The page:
This week the students participated in two Science AL!VE workshops. One workshop was titled Engineering Olympics and students used popsicle sticks, straws and masking tape to build their own bridges. The bridges were loaded up with weights until they collapsed and the students became so excited watching how much weight their bridge could hold.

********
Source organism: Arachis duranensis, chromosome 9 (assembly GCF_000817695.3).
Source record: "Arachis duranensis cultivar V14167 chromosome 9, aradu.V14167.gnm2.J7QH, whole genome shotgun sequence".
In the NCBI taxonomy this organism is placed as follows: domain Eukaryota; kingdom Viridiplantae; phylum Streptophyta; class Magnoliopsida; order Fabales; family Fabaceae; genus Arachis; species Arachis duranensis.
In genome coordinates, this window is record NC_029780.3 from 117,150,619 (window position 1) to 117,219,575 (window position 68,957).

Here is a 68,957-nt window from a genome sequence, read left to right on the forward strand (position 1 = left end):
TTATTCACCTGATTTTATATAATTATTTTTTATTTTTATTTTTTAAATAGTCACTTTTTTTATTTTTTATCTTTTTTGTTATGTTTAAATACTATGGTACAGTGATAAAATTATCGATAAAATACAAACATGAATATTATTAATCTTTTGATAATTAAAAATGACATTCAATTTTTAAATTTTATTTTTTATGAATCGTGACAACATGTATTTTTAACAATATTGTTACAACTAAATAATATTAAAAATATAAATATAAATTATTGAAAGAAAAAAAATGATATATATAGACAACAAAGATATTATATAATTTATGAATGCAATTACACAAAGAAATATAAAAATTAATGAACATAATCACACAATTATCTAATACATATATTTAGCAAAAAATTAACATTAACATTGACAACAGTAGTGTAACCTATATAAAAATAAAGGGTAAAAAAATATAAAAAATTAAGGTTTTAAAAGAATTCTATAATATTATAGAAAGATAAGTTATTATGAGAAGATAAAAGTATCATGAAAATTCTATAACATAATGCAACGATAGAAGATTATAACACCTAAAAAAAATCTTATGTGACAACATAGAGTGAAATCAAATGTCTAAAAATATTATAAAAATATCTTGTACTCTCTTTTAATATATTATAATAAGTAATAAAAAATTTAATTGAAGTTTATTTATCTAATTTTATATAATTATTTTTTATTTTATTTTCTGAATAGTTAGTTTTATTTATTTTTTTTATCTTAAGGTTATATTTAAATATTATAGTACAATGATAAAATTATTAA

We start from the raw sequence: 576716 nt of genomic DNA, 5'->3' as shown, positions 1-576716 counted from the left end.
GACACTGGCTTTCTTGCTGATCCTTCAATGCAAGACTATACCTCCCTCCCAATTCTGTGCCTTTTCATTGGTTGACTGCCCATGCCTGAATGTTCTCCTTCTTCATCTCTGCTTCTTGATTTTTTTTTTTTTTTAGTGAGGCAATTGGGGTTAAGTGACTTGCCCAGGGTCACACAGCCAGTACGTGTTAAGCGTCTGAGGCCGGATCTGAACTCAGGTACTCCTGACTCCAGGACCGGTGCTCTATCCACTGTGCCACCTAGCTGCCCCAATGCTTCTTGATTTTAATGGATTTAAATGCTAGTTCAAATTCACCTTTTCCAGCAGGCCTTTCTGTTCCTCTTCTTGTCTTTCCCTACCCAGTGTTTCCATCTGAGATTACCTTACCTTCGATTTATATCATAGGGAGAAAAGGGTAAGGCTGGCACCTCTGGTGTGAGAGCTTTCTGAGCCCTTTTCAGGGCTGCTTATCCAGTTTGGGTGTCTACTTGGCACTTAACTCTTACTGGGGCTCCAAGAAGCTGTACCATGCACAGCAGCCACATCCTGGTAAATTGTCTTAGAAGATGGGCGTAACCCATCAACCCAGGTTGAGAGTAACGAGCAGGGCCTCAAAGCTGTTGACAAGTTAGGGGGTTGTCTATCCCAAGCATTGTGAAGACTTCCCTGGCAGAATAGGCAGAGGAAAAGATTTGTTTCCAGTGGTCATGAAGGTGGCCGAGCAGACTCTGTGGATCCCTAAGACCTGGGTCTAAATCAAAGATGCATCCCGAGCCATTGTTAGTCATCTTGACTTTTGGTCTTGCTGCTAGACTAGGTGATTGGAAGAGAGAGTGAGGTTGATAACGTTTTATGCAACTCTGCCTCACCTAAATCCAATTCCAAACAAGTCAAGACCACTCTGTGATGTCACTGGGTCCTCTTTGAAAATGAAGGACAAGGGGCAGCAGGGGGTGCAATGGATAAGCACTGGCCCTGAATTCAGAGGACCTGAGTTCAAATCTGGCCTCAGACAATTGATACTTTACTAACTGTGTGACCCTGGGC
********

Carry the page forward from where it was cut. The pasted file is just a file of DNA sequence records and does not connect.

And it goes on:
I was also teaching the class about the Tacoma Narrows bridge which opened on July 1, 1940. During its construction, workers noticed the bridge deck began to move vertically during windy conditions, so they nicknamed it ‘Galloping Gertie’. On November 7, 1940 it was a windy day and this caused the bridge to sway violently and the concrete started to crack. Eventually the bridge collapsed due to aereoelastic flutter. There was no loss of human life. A single car was on the bridge and it belonged to Leonard Coatsworth. Inside of his car was his cocker spaniel ‘Tubby’. Professor Farquharson, who was involved in the design of the bridge, tried to rescue ‘Tubby’, but the dog was so terrified that it bit the professor. In university engineering and physics classes the Tacoma Narrows bridge and its design is studied by students.